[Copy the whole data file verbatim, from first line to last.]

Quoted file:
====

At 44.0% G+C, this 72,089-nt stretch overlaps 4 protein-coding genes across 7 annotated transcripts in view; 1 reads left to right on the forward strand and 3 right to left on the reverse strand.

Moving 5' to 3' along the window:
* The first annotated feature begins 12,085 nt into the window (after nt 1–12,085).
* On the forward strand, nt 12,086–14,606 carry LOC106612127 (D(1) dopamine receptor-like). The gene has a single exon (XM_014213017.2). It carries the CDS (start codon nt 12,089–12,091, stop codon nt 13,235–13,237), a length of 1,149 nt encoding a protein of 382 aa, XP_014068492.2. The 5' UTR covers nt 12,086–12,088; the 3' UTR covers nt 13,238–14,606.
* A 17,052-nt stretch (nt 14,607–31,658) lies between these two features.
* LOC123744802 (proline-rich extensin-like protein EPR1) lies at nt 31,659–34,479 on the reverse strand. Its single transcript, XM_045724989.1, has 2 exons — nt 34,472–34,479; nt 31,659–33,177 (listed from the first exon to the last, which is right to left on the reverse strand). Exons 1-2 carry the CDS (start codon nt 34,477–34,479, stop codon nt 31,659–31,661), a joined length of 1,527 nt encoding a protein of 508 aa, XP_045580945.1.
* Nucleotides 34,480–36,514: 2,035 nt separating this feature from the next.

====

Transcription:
At 44.0% G+C, this 72,089-nt stretch overlaps 4 protein-coding genes across 7 annotated transcripts in view; 1 reads left to right on the forward strand and 3 right to left on the reverse strand.

Moving 5' to 3' along the window:
* The first annotated feature begins 12,085 nt into the window (after nt 1–12,085).
* On the forward strand, nt 12,086–14,606 carry LOC106612127 (D(1) dopamine receptor-like). The gene has a single exon (XM_014213017.2). It carries the CDS (start codon nt 12,089–12,091, stop codon nt 13,235–13,237), a length of 1,149 nt encoding a protein of 382 aa, XP_014068492.2. The 5' UTR covers nt 12,086–12,088; the 3' UTR covers nt 13,238–14,606.
* A 17,052-nt stretch (nt 14,607–31,658) lies between these two features.
* LOC123744802 (proline-rich extensin-like protein EPR1) lies at nt 31,659–34,479 on the reverse strand. Its single transcript, XM_045724989.1, has 2 exons — nt 34,472–34,479; nt 31,659–33,177 (listed from the first exon to the last, which is right to left on the reverse strand). Exons 1-2 carry the CDS (start codon nt 34,477–34,479, stop codon nt 31,659–31,661), a joined length of 1,527 nt encoding a protein of 508 aa, XP_045580945.1.
* Nucleotides 34,480–36,514: 2,035 nt separating this feature from the next.